European research is set to lose a total of €460 million from its 2012 and 2013 budgets to prop up the ITER fusion reactor being built in the South of France.
The raid on EU research funds was proposed today by the European Commission, the EU’s executive body, as a compromise solution to help plug a €1.4 billion gap in ITER’s budget. The shortfall in the reactor’s funding is a result of expected constructions costs spiralling to €15 billion from initial estimates in 2006 of €5 billion.
Nature first reported on plans to plug ITER’s funding shortfall earlier this month, when European nations proposed to divert more than one billions euros earmarked for research grants to prop up the project.
The Commission has now suggested that €100 million is siphoned off the research budget in 2012 and €360 million the following year. It says the remainder should come from unused funds from other areas of the EU budget.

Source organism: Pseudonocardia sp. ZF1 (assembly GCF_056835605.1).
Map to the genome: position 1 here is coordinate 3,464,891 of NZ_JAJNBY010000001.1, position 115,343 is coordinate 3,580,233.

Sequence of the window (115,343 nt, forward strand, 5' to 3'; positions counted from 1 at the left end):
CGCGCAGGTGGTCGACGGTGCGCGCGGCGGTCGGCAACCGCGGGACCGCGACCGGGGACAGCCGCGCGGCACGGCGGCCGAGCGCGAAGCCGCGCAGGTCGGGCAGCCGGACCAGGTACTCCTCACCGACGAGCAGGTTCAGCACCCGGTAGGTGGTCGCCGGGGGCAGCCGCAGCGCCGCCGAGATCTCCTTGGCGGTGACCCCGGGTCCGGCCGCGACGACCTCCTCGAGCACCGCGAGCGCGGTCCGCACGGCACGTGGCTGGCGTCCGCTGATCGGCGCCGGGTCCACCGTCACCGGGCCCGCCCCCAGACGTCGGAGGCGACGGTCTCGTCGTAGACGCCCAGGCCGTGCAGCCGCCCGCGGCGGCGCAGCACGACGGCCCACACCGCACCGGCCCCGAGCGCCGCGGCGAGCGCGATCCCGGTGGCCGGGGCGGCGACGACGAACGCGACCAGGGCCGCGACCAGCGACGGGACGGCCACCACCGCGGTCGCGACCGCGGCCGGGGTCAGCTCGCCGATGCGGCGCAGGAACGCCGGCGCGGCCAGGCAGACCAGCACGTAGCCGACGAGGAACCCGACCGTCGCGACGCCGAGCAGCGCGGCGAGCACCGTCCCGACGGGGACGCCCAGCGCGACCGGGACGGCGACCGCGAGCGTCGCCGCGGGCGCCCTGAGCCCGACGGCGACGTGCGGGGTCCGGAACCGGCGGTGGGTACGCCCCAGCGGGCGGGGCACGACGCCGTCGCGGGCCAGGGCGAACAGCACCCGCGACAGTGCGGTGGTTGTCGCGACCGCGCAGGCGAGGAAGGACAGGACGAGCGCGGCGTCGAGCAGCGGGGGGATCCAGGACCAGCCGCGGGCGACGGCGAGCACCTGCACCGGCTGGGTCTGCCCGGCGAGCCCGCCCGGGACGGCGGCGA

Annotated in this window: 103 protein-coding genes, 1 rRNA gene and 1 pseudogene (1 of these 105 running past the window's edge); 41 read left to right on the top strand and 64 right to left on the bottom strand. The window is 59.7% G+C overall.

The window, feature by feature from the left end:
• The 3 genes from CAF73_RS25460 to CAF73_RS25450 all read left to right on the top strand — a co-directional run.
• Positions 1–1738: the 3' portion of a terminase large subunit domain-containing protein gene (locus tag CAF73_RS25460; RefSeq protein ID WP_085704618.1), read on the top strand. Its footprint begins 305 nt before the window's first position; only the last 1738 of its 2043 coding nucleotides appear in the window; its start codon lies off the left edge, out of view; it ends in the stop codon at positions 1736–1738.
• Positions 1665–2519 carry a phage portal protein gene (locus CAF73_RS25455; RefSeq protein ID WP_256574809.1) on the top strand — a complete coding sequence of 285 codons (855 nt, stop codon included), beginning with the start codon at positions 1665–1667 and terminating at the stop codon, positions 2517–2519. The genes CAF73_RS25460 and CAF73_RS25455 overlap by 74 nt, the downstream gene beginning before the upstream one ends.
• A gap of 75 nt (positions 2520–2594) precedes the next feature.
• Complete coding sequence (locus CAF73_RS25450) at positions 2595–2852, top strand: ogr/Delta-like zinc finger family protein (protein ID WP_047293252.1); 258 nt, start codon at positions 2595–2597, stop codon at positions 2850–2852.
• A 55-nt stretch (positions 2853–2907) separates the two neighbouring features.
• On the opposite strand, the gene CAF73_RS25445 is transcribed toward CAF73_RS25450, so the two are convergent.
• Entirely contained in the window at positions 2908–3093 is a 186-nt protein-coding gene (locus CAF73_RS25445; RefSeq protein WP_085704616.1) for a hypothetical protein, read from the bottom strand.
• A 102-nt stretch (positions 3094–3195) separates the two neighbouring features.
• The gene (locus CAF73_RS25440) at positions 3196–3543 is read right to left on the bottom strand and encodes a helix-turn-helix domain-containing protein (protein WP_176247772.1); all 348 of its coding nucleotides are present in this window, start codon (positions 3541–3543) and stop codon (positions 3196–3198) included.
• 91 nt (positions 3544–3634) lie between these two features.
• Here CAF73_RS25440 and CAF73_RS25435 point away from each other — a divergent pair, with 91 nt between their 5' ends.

Announcing the plan, the research commissioner, Máire Geoghegan-Quinn, said, “ITER can provide a safe, clean and inexhaustible source of energy for the future. The EU needs to show the vision and the resolve beyond the immediate financing difficulties and meet its international commitment to this project.”
“What we are proposing today is a balanced solution…” she added.
The Commission’s announcement follows a meeting of member states on July 12, where they asked the Commission to accept a new estimate of €6.6 billion for the EU’s financial contribution to ITER over the period 2007 – 2020. The Commission says it will likely agree to the increase at a meeting of the ITER council on 27-28 July in Cadarache, France.
Other nations contributing to the project are: Japan; South Korea; Russia; India; China and the United States.
The Commission’s plan must now be agreed by the European Parliament and member states.